The dynamics have changed: what we learnt from Portimao

Wednesday, 12 August 2020 09:21 GMT

A debrief from the stunning Motul Portuguese Round and what we can take away from the Algarve

It was another thrilling weekend for the 2020 MOTUL FIM Superbike World Championship, as once again the racing gave many conversation starters to debrief the action. The Motul Portuguese Round at Portimao saw memorable returns to the fore, a bounce back like no other and the first signs of teams and riders beginning to struggle, not to mention up-turns in form and a continuation of impressiveness. So, what exactly did we learn in the Algarve?

Revitalised. Rejuvenated. Rea

Whether we learnt this, or were simply reminded, Jonathan Rea (Kawasaki Racing Team WorldSBK) bounced back in fine style after his worst result since 2014 at Jerez. Coming from sixth in Race 2 in Spain and 24 points behind Championship leader Scott Redding (ARUBA.IT Racing – Ducati) to leading the way by four points and completing the first treble of the year, Rea reminded everyone that he’ll turn it on when required. We should all know by now to never discount or doubt him.

Ducati can – and will – struggle

Scott Redding’s rookie season so far has been spectacular: he was on the podium in the first six races of the year and bagged two race wins at Jerez. However, in Portimao, he was left on the back foot, particularly in Race 1 when he was only seventh. He improved throughout the weekend and damage limitation with second was good enough in Race 2. Teammate Chaz Davies also struggled; Ducati can’t afford to have too many more of these rounds and should fight back during the Aragon rounds.

Baz is a believer again

Like Rea’s bounce back, we’ve always known Loris Baz (Ten Kate Racing Yamaha) is a formidable rider and has astonishing talent. He and the Ten Kate Yamaha squad have worked tirelessly for podium success and in the Tissot Superpole Race, they finally got it. A third place brought Baz back to the podium for the first time since 2014 and the team there for the first time since 2016. A lot of pressure is off, and confidence should propel Baz to more podiums; it’s a mentality game after all.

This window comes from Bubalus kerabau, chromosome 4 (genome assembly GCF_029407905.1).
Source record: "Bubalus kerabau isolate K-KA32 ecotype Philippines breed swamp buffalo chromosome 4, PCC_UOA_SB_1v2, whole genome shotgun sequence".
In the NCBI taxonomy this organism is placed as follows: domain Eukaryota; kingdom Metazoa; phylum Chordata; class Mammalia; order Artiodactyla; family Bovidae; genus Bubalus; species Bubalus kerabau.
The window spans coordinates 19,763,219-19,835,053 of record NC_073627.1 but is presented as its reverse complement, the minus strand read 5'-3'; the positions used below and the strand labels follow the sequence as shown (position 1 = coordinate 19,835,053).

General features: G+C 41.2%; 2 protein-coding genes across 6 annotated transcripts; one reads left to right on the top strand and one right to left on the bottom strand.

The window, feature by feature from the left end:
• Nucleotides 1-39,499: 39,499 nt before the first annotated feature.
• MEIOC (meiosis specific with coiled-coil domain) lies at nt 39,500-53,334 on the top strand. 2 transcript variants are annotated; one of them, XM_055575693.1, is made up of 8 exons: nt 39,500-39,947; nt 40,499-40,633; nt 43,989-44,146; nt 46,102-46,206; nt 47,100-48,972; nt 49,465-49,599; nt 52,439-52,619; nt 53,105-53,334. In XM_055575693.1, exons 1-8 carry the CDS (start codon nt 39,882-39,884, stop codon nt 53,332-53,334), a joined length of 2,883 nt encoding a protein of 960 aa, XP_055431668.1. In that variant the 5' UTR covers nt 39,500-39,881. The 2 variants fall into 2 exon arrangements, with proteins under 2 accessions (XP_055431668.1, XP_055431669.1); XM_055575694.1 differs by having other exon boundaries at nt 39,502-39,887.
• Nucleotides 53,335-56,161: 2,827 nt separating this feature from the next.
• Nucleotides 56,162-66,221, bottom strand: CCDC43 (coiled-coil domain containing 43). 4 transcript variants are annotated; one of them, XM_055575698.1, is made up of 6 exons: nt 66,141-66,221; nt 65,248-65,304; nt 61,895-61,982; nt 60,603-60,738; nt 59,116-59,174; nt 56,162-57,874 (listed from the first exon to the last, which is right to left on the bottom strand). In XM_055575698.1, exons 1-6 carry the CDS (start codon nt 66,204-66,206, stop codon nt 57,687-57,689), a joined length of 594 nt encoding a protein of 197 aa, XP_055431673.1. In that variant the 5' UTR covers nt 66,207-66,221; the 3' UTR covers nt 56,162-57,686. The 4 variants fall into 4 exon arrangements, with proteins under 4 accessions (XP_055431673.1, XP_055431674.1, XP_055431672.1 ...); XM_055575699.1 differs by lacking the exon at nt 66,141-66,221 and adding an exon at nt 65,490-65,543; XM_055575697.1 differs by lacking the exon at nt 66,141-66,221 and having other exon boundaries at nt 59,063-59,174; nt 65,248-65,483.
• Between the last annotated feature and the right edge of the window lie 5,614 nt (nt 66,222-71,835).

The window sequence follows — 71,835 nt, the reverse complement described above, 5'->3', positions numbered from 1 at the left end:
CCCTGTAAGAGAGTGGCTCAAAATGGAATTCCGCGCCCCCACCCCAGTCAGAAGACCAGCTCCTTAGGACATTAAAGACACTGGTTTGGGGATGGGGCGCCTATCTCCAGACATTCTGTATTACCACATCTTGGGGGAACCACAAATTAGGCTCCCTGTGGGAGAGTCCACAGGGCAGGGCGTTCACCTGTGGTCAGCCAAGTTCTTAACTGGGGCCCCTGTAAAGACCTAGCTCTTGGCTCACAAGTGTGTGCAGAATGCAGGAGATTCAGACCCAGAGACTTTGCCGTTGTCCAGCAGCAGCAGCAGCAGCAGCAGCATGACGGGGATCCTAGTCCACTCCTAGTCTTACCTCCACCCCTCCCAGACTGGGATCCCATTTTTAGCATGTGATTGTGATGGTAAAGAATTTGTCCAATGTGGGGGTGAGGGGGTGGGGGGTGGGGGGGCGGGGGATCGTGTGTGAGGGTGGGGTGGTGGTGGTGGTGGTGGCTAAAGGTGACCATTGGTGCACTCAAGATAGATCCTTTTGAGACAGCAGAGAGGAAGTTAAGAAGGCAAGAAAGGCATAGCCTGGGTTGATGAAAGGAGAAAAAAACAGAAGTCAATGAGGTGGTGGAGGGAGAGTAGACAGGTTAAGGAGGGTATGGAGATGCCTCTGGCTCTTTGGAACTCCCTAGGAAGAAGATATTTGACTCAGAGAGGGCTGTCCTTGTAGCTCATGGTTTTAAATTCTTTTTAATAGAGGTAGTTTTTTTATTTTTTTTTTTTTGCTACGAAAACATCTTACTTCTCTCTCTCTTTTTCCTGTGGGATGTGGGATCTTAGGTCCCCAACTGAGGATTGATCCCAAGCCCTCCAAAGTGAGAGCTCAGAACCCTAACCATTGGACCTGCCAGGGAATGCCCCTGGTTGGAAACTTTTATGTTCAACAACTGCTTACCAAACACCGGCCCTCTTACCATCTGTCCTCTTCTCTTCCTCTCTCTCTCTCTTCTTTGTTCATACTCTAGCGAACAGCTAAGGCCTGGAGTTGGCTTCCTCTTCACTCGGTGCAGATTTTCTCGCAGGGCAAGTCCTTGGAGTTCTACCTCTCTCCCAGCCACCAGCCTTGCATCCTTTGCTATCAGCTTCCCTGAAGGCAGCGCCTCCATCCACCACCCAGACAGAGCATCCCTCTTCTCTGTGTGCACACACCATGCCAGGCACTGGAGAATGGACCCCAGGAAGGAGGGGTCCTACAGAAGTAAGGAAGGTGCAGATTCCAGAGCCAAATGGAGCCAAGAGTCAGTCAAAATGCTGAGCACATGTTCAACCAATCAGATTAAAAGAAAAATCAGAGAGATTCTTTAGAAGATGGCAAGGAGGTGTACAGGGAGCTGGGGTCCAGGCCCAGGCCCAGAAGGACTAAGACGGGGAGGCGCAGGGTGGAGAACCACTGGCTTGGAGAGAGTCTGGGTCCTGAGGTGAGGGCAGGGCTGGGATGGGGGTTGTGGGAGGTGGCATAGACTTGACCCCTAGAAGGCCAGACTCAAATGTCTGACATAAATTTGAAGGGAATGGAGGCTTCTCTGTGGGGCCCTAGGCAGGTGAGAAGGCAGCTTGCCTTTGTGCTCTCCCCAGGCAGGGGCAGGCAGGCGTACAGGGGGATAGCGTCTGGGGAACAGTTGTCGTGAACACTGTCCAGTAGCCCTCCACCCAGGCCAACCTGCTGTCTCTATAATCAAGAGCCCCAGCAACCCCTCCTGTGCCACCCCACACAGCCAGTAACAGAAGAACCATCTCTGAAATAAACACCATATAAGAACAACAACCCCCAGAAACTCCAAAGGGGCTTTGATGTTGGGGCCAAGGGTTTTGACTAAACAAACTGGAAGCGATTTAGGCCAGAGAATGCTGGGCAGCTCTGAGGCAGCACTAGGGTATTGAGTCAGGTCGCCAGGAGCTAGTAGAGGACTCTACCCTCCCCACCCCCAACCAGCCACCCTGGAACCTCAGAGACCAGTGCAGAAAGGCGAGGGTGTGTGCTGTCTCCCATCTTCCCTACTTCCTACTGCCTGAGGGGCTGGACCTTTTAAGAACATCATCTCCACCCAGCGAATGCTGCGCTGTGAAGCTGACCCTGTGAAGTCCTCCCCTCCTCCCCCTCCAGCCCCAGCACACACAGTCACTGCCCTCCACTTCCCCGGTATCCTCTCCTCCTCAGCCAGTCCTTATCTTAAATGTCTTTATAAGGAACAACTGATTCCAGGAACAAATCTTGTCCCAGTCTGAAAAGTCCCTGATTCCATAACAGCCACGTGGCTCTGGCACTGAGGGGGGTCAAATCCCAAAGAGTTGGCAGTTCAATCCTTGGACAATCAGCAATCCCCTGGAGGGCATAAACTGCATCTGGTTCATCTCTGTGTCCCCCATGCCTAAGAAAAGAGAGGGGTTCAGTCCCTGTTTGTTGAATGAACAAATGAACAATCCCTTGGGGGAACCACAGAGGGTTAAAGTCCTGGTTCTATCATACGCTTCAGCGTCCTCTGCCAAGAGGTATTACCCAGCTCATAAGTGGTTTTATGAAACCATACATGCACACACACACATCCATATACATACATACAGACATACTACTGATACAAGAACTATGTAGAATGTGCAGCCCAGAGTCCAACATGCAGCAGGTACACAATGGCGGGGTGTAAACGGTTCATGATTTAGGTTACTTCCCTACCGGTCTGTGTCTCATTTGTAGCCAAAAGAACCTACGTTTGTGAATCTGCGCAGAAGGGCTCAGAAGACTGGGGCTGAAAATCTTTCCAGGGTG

Rinaldi’s pace was no flash in the pan

It would’ve been easy to look at Michael Ruben Rinaldi’s (Team GOELEVEN) Jerez result in Race 2 and think about it being a strange race, on a track that he likes, where Ducati works etc. However, for Portimao, he was top Ducati in Superpole and again in Race 1, taking two top six finishes in Race 1 and Race 2. Rinaldi is growing in stature every day he spends on the Ducati, beating factory riders and cementing himself as Loris Baz’s main Independent team rival. 2021 rider talks will start soon…

Finishing is rewarding…

There’s only one team in WorldSBK which has seen both their riders finish every race this year – Team HRC. Alvaro Bautista may not have scored points in every race like his teammate Leon Haslam, but both have brought the bike home. That is exactly how to develop machinery; to acquire as much data as possible where it counts, interpret that data and make improvements. Is it any wonder then that Bautista was back in the top five at Portimao? HRC are playing the long game, and rather well.

Rookies are shaking up the order…

Besides Scott Redding at the front, there’s other rookies who are also beginning to show their true worth. Garrett Gerloff (GRT Yamaha WorldSBK Junior Team) was once again in the top ten, despite a Race 2 clash with Xavi Fores (Kawasaki Puccetti Racing) and the American’s teammate, Federico Caricasulo, achieved a career-best ninth in Race 2. How long will it be before they’re consistently battling within the top ten?

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